SUGAR PRINTER — A company called 3D Systems showed off the ChefJet, the first restaurant-approved food printer. The device uses water to melt sugar into shapes as complicated as the mind can imagine. The company's booth featured a wedding cake held up by an edible lattice-work tower that would have been nearly impossible to create by other means. The ChefJet can print complex works in chocolate, too. Unfortunately, the samples the company handed out didn't taste very good, but party planners and restaurateurs will likely be excited about the possibilities culinary 3-D printing opens up.
SONY'S HEAD-MOUNTED DISPLAY — Sony's head-mounted display looks like an enormous pair of glasses. When you strap it on, you take on the perspective of a motorcycle driver racing through the English countryside. Looking down shows the pavement speeding by, looking up shows the clouds. When you swivel your head to the right or left, you may feel like waving to the crowds along the road. All this is enabled by a sensor attached to a strap that tracks your head movements and adjusts the wide-angle picture accordingly.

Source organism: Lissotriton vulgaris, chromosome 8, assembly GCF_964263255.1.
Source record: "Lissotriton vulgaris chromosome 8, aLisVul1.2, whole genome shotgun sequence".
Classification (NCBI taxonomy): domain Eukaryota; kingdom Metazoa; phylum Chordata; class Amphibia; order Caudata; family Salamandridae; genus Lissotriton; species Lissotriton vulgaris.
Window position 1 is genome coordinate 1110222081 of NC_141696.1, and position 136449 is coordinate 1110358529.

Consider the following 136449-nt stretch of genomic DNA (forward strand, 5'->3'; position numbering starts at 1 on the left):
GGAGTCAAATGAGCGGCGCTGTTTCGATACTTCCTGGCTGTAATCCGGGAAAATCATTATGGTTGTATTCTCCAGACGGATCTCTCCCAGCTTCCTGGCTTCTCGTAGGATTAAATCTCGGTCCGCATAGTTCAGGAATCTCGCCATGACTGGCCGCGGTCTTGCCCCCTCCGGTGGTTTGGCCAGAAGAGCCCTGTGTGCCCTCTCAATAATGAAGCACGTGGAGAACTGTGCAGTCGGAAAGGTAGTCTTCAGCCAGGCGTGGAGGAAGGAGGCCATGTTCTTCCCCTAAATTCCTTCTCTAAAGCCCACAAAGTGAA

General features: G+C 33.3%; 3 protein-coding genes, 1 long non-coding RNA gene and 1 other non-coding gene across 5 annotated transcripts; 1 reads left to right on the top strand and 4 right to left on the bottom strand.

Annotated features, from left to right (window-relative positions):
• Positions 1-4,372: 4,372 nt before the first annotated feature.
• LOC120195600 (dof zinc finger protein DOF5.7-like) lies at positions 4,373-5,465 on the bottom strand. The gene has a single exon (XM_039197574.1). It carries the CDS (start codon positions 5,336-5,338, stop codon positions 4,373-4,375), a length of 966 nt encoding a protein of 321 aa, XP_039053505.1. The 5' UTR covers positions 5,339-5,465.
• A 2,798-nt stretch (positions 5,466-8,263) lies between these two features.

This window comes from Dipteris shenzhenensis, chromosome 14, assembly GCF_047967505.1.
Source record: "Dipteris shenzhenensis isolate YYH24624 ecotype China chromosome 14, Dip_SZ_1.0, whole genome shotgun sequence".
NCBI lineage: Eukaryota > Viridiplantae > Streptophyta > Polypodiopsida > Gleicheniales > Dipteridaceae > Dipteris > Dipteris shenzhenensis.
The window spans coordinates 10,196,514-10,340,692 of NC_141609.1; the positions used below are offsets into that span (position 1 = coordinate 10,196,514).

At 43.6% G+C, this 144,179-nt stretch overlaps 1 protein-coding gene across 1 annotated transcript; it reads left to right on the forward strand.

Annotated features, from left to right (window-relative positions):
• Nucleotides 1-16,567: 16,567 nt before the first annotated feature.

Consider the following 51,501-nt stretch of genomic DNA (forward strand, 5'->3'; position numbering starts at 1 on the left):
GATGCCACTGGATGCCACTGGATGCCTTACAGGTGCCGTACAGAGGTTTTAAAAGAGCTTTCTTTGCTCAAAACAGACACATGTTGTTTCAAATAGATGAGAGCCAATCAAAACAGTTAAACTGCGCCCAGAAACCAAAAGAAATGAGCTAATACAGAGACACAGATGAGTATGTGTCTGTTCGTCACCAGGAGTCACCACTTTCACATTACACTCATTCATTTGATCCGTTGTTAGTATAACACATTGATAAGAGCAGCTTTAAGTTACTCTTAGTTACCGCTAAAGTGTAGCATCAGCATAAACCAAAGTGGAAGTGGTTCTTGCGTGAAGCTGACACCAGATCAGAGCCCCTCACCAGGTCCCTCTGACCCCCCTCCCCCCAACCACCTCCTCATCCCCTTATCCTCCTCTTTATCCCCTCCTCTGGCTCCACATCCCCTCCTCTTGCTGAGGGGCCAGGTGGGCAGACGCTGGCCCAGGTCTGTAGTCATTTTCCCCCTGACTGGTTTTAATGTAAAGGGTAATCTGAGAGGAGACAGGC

Although there were a few kinks that marred the illusion, the demonstration gave a taste of what's possible when "wearable" displays and computers combine with movement sensors.
HEAT SENSING IPHONE — FLIR Systems Inc., the leading maker of professional imagers that "see" heat, is bringing out its first consumer-level product: a jacket for the iPhone that contains a heat camera. Temperature differences show up in different colors on the screen of the phone. For instance, you can set it to show hotter things in yellow, medium-hot in red and cold in purple. It can discern temperature differences as small as one tenth of a degree. The FLIR One will cost $349, which compares with $995 and up for FLIR's professional thermal imagers. Practical applications for the camera include identifying leaky insulation and moisture. Fun applications include spotting wildlife, high-tech hide-and-seek, and crazy party pictures. ("Everyone was so hot!")
ANKI DRIVE RACING GAME— In this very high-tech update to Scalextric slot racers, your iPhone doubles as a controller for cars that zip around on a track painted with an infrared pattern the cars see with small cameras on their undersides.
Somehow, the cars fly around without rails, unless you do something really crazy. You can shoot imaginary weapons with rapid-fire tapping on your screen, disabling cars in front of you so you can race ahead. For kids, the game is a mind-blower that could inspire them to create their own gadgets, the way Erector Sets once did.
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